Cloves, oranges, a nail for pre-poking the holes for the cloves, tea light candles. That's right, another craft including poking. The kids mainly vetoed this, the pomander craft. They wanted to move on to the cookies. And really, who can blame them.

Sugar cookies (Dr. Write's recipe, thank you very much as it worked beautifully and tasted great), icing in three colors (white, red, green), and about a dozen different kinds of sprinkles. Can you really have too many sprinkles? I don't think so. Each kid decorated about six sugar cookie trees, with optional icing-sprinkles-icing-more sprinkles layering. Also, intermittent cookie eating.

Lunch: paninis or peanut butter and honey or peanut butter and jam, or all three. Carrots, chips, grapes, oranges. Root beer. This was a big hit.

2. I really should be grading.

In which I yet again procrastinate moving from pre-grading (organizing scores, seeing what I have and what I don't, and yet again sending the "did you forget . . .?" e-mails which I swear swear swear to myself I'm going to stop doing) to the grading, and buy a Christmas tree.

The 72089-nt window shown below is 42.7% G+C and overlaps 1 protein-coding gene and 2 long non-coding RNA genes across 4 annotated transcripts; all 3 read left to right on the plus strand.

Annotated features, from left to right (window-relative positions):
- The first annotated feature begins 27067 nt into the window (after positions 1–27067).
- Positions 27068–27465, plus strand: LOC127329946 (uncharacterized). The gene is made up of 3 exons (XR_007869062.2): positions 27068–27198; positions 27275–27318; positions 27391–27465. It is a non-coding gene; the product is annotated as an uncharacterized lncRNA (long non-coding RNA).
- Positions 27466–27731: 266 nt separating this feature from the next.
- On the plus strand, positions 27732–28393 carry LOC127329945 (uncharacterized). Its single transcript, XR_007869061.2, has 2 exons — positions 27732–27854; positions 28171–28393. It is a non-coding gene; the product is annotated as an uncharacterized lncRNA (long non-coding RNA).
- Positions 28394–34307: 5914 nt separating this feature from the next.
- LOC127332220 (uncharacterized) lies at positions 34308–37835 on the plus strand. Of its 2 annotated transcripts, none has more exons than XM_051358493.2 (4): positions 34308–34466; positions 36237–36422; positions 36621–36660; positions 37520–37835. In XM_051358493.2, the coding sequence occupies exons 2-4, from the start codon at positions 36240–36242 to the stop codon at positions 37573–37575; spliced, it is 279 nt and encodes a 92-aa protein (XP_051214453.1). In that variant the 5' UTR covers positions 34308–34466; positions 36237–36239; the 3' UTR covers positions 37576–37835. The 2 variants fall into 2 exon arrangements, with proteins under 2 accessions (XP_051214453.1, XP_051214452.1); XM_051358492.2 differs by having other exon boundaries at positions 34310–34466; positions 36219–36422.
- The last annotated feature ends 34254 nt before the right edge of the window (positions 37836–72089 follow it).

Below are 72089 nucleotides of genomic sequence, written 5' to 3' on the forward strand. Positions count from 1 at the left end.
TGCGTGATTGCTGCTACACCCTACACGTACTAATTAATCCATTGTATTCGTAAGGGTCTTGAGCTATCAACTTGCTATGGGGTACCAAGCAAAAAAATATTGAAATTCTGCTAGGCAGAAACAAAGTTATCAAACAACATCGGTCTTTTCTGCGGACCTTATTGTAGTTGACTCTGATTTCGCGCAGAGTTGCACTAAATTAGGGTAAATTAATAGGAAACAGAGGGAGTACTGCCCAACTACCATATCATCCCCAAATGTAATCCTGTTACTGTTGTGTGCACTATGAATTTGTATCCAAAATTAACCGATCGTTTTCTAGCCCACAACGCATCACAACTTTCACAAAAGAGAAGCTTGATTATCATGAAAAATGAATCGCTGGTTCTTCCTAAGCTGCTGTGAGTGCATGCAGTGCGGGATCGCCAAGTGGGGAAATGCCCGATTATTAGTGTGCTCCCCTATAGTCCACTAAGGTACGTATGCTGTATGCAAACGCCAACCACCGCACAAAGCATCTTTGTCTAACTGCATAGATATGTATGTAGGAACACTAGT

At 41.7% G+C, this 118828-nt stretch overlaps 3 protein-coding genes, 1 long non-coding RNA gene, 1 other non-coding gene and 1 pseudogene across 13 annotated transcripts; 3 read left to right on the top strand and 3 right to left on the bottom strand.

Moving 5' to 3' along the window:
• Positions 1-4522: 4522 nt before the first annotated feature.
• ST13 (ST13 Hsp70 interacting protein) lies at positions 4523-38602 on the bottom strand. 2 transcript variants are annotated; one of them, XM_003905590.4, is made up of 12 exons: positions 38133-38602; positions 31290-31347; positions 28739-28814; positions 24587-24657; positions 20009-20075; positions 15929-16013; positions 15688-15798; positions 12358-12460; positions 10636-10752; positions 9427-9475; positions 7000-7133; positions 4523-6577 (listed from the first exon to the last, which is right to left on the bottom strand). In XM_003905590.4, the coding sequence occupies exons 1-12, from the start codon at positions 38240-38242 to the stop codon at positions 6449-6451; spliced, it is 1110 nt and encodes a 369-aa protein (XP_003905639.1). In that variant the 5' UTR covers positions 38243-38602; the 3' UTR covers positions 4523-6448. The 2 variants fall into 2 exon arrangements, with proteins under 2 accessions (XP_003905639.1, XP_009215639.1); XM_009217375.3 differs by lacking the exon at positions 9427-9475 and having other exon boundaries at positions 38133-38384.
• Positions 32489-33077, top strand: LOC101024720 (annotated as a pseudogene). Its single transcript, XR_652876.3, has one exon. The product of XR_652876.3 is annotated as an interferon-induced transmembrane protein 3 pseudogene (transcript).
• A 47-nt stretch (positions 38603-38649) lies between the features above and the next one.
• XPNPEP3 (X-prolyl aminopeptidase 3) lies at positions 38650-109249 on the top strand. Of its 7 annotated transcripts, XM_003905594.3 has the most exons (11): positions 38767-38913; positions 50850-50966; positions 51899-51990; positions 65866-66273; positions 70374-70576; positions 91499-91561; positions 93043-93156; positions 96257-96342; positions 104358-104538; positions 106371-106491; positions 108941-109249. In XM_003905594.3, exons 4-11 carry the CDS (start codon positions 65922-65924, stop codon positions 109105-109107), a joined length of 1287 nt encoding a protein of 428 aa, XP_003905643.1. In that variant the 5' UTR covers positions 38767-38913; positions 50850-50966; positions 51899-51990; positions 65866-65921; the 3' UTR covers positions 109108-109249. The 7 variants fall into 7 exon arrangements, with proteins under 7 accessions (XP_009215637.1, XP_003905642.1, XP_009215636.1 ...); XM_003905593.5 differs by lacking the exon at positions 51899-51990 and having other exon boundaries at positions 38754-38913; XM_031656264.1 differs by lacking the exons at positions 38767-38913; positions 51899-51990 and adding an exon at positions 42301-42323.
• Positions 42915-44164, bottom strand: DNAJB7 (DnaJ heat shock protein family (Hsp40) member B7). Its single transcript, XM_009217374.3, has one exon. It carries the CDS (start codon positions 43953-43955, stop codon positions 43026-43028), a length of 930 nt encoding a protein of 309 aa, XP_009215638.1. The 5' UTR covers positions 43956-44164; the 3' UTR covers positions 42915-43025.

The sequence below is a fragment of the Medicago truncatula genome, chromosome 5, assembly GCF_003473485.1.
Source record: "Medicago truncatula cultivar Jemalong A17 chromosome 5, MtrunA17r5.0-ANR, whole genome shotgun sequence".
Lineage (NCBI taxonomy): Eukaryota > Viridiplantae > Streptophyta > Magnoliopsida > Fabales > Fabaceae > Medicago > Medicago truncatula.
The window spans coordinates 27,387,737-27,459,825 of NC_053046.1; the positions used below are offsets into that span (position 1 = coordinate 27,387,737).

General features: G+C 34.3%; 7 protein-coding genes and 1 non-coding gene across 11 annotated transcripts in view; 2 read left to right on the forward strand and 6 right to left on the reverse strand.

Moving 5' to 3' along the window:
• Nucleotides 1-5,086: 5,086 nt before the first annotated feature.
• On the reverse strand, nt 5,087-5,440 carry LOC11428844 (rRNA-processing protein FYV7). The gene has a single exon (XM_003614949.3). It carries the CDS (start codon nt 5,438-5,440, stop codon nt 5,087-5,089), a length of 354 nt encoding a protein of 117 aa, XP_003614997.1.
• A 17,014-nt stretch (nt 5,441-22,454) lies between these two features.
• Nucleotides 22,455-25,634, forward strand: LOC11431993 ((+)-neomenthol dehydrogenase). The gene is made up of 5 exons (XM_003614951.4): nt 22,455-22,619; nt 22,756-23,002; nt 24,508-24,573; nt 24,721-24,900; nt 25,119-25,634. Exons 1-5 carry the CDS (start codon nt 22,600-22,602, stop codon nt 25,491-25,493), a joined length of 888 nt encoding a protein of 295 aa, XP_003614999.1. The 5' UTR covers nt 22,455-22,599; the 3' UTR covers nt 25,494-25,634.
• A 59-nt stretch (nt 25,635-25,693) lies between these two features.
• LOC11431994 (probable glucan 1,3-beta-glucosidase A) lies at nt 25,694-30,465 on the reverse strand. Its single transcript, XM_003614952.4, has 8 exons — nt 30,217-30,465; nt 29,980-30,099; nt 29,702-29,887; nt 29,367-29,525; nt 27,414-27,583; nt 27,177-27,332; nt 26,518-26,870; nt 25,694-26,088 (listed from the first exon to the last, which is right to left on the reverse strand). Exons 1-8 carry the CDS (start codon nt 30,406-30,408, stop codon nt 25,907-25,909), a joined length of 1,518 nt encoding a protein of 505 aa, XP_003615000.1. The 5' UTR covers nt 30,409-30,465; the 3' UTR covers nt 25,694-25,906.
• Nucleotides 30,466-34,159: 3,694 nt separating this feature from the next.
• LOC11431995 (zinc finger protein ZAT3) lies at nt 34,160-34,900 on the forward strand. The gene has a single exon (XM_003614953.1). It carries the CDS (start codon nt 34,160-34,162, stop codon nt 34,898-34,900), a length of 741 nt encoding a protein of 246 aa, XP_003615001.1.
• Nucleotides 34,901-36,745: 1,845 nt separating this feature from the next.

It is beautiful, I only had to discard two strands of lights after having first tested them to see if they worked, and they worked, and then I put them on the tree and they didn't work. But that only made me a little sweaty. And now it is gorgeous. My grading will occur in a much more festive atmosphere. And it will be finished by Friday. Oh yes! It will be finished by Friday.

See for yourself:

TAGS: crafty, overspendy, festive, O tannenbaum, pre-grading

Monday, December 14, 2009

Vive la difference.


As I was washing my face before bed, I noticed that there was lots and lots and lots and lots and lots and lots of cold water. Which was not getting warm. And thus, a house-capade which led us to the inescapable conclusion that our hot water heater was not working. A pilot light had gone out, which we--and by "we," I obviously mean "the historian"--could not get lit. Thus, a call to a plumber, but not until morning, because on the water heater, it says, and I quote, "If you cannot light the pilot light, call your pilot light lighting professional. But not until morning."

And thus, a slow fume on my part about turning and turning in the widening gyre, the falcon cannot hear the falconer, things fall apart, the centre cannot hold, mere anarchy is loosed upon the world &c &c. Not to mention the toilet in the hall bathroom needs a whole new mechanism thingie. Not to mention we need weatherstripping everywhere and probably new windows. Not to mention the mice.

And thus, a conversation in the dark, 12:30-ish a.m.

Me: So, you're saying that you don't think the house is just f***ing with us. You're saying, stuff sometimes breaks, so then you just fix it. And that's just how it is.

The historian: Yes. The latter.

TAGS: chaos theory, second law of thermodynamics